Sometimes, a Chicago Blackhawks analysis has only one good game to focus on, as is the case with this week’s Hot and Not
A comeback win for the Chicago Blackhawks against the Colorado Avalanche is really the only positive influence for this week’s Hot and Not. The Blackhawks were lit up by the Washington Capitals last Friday and lost to the Minnesota Wild last Sunday.
Thankfully, they turned a 4-3 advantage through two periods at the Pepsi Center on Tuesday into a 6-4 victory over the lowly Avs. This should give the team some momentum heading into Friday’s matchup against a team the Blackhawks don’t see much of, the Boston Bruins.
Thankfully, the win against Colorado gave us enough fuel for this week’s Hot and Not, while the previous two losses did plenty on the negative side. Let’s begin, shall we?
This is a pleasant surprise. Kero potted all three of his points against the Avalanche, but he worked hard for them.
On his first goal of the night, the Blackhawks had just gone down 3-2 in the second period. Trevor van Riemsdyk got the puck at the point, waited and flung it on net. Kero and Vincent Hinostroza got net-front presence, and it was Kero who swatted the puck past Semyon Varlamov to tie the game 19 seconds after Chicago had gone behind.
Kero then netted the primary assist on the eventual game-winning goal, scored by Hinostroza in the third period. After starting the play by winning a faceoff and moving the puck through the neutral zone, Kero jumped all over a puck freed up by Marian Hossa, then flung it perfectly to a streaking Hinostroza, who just had to tap it past Varlamov.
Kero then tried to set up Jonathan Toews for an empty-net goal late, but the captain rewarded a hard night’s work for Kero by flipping the puck to his younger teammate to ice the game.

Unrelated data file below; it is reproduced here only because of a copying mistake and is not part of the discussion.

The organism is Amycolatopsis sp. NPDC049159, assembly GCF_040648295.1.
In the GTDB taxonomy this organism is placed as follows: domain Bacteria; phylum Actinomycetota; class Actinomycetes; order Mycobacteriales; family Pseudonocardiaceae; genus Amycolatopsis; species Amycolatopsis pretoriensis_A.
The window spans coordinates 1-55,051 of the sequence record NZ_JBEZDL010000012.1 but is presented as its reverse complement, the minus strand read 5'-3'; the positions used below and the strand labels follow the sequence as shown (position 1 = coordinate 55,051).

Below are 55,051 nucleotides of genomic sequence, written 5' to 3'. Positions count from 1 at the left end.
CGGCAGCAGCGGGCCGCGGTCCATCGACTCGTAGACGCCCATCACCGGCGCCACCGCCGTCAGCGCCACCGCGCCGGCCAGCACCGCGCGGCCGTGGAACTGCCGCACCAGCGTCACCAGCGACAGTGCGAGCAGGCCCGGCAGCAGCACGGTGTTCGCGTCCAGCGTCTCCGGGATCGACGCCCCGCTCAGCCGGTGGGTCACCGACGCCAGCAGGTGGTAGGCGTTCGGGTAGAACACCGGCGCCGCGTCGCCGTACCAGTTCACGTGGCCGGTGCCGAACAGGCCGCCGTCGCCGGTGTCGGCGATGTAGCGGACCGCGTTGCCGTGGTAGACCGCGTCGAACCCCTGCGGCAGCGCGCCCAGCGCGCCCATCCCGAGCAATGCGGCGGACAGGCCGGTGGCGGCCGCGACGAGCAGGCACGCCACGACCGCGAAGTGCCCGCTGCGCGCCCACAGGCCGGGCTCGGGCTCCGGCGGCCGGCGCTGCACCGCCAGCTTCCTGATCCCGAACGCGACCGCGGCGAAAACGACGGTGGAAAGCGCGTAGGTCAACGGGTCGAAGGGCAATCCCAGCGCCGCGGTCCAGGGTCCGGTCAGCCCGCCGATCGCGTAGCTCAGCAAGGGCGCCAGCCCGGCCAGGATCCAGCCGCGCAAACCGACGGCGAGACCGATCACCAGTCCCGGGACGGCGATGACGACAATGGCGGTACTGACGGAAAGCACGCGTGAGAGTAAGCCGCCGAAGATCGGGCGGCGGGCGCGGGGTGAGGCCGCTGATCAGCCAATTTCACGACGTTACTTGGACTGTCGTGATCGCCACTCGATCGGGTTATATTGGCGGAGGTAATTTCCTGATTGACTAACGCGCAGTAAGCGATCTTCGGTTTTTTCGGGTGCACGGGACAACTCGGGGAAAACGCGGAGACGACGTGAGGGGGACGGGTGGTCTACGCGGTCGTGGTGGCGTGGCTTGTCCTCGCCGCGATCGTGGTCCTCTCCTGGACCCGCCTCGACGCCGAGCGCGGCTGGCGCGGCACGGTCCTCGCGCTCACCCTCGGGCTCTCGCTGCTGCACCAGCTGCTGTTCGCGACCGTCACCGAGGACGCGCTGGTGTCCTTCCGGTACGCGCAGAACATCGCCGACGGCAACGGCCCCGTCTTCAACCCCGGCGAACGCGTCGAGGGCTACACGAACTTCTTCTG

Nice performance from Kero, who’s been very reliable on the penalty kill and as a bottom-six forward since his call-up.
Who’s not: Corey Crawford
I dislike putting Crow in any “not doing well” areas of posts because it gives the small-but-rabid part of the fan base fuel to trade him to a team in Siberia. But while Crow didn’t always receive much help from his teammates on defense in the last three games, he also just had some rough outings.
Crow was on the ice for 12 of 13 goals against across the previous three games for an ugly .859/4.32 stat mark. I actually thought Darling would get the call Tuesday to give Crow some time to clear his mind, but coach Joel Quenneville went with the “get back on the horse” theory.
It worked for two periods against the Avs, but a really rough second period marred Crow’s stats in a win. He’s just not making all the stops we’ve grown accustomed to seeing him make.
It’s more likely a product of January just being a slow month for the Blackhawks in general and maybe a product of his appendectomy. A few starts for Darling here and there might be good for Crow’s health. (And as I wrote this, Darling was announced as Friday’s starter against Boston.)